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Li Ning as China Law Metaphor

China law foreign businesses

Adidas pays around $80 million sponsor the Olympics and yet Li Ning gets to carry in the torch, figuratively burning much of that $80 million. This is so analogous to the legal treatment foreign companies get in China.

China laws are generally the same for both foreign and domestic companies (at least for those industries in which foreign companies are allowed to participate as Wholly Foreign Owned Enterprises, or WFOEs), but when push comes to shove, it certainly helps to be Chinese.

Now before anyone writes in to say this is true in every country in the world, let me say that I know this, but it differs by degree and it is the degree that matters. There are certainly worse places in the world than China for foreign companies (including many countries generally considered better), in terms of legal treatment, but there are also certainly a lot of better places.

UPDATE: In a post entitled, Branding Gold, the Black China Hand reminds us of how Li Ning previously tried to get CCTV commentators to wear Li Ning clothing while televising the Olympics and astutely speculates about a potential link between Li Ning backing down on the clothing in return for getting opening ceremony honors.

ADDITIONAL UPDATE: Danwei does a nice job covering Li Ning’s usurpation of Adidas in a post entitled, Li Ning lights China’s Olympic flame. [link no longer exists] Danwei sees Li Ning’s lighting the flame as carrying the strong message “We are China, we’ve been around for ages, and we do things our way.”

9 responses to “Li Ning as China Law Metaphor”

  1. I can hear the Chinese saying that in typical American style, everything has become an issue of money. Li Ning was a national icon in the 80s, and remains to date the most famous Olympian in China. Are we reading too much into this? Maybe not everything is about the money…

  2. Would the CEO of Adidas or Reebok be willing to subjected themselves to a month of daily 5 hours midnight training hanging themselves 70 feets above the ground supported by only two wire just to save $80 millions dollars?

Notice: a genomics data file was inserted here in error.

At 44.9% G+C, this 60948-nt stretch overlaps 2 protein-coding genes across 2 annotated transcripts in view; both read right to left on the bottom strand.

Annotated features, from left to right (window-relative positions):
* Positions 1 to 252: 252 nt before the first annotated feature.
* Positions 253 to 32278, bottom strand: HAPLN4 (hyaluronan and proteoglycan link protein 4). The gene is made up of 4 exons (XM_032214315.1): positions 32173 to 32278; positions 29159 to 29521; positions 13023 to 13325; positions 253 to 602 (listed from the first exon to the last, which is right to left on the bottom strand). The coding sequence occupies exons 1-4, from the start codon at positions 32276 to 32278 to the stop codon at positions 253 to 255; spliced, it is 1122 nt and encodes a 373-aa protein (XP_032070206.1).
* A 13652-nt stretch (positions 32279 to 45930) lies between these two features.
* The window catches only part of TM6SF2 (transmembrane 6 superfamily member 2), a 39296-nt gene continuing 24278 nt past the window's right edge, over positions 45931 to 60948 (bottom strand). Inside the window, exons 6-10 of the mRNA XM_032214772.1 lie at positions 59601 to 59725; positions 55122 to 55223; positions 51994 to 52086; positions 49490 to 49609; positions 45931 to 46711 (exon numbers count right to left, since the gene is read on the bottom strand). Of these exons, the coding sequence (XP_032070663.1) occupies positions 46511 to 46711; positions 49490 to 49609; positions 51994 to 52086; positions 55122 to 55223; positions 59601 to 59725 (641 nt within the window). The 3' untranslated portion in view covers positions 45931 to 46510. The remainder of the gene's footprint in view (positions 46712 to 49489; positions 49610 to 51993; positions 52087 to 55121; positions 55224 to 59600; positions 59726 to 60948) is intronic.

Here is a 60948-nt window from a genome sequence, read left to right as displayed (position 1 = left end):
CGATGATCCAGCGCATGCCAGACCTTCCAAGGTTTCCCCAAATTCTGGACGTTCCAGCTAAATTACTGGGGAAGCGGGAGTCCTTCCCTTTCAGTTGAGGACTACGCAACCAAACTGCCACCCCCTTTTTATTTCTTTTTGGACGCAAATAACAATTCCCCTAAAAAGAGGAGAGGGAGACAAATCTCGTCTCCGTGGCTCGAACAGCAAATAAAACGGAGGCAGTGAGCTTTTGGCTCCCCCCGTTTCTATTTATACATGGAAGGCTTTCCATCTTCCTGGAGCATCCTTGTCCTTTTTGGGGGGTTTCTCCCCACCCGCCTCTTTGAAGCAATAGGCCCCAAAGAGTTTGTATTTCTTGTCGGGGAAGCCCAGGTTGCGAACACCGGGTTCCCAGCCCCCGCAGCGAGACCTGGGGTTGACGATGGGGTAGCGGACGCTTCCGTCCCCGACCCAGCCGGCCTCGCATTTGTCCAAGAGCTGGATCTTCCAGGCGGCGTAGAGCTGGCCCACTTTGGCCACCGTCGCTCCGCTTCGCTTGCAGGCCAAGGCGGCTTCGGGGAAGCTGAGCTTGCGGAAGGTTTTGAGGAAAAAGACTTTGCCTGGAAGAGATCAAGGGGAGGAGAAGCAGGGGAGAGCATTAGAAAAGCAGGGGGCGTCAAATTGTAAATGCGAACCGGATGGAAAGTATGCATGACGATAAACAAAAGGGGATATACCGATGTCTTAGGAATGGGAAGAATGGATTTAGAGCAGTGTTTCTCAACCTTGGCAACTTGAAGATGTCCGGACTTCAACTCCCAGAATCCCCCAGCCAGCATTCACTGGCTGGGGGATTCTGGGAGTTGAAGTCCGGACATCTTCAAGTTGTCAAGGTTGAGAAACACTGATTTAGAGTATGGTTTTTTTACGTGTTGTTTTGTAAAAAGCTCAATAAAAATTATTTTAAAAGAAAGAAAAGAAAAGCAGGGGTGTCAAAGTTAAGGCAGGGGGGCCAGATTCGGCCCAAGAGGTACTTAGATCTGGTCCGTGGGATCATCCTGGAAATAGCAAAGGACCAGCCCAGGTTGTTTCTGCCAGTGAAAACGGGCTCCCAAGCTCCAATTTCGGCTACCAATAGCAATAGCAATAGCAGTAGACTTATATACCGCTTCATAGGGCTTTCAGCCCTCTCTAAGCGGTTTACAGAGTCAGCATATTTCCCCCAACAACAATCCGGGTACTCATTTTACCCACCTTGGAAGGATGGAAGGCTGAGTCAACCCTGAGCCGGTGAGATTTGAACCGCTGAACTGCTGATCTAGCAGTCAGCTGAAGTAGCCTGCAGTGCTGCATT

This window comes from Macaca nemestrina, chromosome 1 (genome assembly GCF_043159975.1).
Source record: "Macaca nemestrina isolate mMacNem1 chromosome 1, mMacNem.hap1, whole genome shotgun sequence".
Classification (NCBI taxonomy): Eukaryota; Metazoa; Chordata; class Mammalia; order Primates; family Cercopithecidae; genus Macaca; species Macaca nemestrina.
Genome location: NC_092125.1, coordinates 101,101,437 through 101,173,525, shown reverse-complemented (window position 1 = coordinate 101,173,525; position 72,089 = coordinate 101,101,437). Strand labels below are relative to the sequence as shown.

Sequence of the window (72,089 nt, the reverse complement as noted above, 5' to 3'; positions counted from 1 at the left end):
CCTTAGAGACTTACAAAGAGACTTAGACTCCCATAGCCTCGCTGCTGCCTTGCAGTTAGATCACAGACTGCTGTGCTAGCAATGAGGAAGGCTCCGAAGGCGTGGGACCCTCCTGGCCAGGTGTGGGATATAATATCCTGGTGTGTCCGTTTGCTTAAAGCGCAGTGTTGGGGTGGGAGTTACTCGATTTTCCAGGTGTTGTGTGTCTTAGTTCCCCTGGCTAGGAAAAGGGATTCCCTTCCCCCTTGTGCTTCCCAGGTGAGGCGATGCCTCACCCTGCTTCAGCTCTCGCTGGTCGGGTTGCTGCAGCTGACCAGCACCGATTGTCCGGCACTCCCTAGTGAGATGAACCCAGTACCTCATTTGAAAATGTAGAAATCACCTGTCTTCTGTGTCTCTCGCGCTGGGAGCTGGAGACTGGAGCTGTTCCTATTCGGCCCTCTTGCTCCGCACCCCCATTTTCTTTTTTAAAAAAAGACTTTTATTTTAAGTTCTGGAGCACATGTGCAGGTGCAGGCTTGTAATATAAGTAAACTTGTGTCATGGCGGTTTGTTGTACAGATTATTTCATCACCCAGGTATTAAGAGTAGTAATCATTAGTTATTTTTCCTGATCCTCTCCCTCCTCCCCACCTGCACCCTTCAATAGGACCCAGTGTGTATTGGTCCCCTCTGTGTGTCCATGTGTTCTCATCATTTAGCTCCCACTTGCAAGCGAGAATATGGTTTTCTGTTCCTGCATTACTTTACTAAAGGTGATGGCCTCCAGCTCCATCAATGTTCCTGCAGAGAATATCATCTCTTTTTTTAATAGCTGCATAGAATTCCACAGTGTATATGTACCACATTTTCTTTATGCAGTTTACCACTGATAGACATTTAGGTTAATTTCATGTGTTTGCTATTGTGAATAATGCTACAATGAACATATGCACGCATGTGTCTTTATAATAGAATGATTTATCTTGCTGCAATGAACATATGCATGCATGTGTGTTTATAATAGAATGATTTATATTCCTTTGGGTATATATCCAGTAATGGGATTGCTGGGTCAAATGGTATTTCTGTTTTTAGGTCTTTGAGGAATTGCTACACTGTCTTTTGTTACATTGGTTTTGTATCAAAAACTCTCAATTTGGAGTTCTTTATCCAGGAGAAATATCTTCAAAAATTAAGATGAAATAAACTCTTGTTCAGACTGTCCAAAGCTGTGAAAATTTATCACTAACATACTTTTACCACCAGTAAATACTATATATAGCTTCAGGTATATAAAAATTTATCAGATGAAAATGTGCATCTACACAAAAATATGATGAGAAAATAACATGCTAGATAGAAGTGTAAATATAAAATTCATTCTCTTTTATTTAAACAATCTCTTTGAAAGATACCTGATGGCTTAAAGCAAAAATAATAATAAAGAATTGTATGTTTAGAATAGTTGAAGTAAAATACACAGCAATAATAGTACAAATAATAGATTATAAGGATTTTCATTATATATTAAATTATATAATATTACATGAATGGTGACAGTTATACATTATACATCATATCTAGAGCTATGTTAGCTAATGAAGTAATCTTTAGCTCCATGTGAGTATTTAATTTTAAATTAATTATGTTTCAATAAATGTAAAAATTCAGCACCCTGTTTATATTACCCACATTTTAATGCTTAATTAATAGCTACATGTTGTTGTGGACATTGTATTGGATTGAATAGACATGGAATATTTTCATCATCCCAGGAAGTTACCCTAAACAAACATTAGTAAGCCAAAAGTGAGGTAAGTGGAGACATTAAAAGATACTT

I checked both Chinese and English medias coverage and Li Ning are barely mentioned after the first day of the event. I don’t think he’s getting $80 millions dollars worth of free press out of the act.
    Reading this behind a great performance by one of the biggest sportstar in China is just too much.
    Oh, the econemy and risk simply doesn’t pan out looking at this as investment/marketing. Let’s consider briefly of this as a company trying to pull a free ride on the marketing. The risk of anything going wrong will ruin the entire brand and company. Having the 40+ CEO attempting a 3 minutes running on the air in front of billions of eyeballs is a very risky proposition and from the monetary point of view, it’s a bad investment. There is a good reason Hollywood use Stunman for their actors.

  3. I am very happy that the Olympics are finally here for China and the Chinese are very happy and proud. But everytime I hear about Li Ning and see a Li Ning store, I cringe. Could you explain IPR laws in regards to what is a violation? And please use Nike and Li Ning as an example. It is nice to see someone become successful, but to become successful by stealing or copying another famous or established companies brand name (be it American, European, or Chinese) is wrong!

  4. Dan is absolutely right. After stopping everyone else from using ambush marketing techniques to undermine the official Olympic sponsors, BOCOG and Li Ning pulled off a brilliant ambush marketing stunt.

  5. “Are we reading too much into this? Maybe not everything is about the money…”
    Yes, you are right, AF. It is about more than just about pure money: It is also about brand awareness, market share, increasing international profile.
    So curious as to what Adidas is saying to the IOC right now.

  6. lining was choosed is just because he has ever won several gold medals for China and is a hero of would be quite strange if the driector choose a guy from adidas to carry the last leg of the torch.

  7. This is terribly unfair. The honor of lighting the torch normally goes to someone among a country’s most successful Olympic sports heroes – Ali in 1996, etc. Li Ning gave a poor country, China pride in the 1984 LA Olympics destroying forever the Russian-Japanese-US grip over men’s gymnastics. He was a natural choice, as he would have been in any other country hosting the Olympics. Might be payback from a grateful nation to an athlete who has given a once-dirt-poor-country great pride. How many Olympians of this stature have translated Olympic triumph into great economic success? Mark Spitz? Mary Lou Retton? Greg Louganis? Li Ning exemplifies the ultimate American Dream- athletic icon, economic success- only in China!

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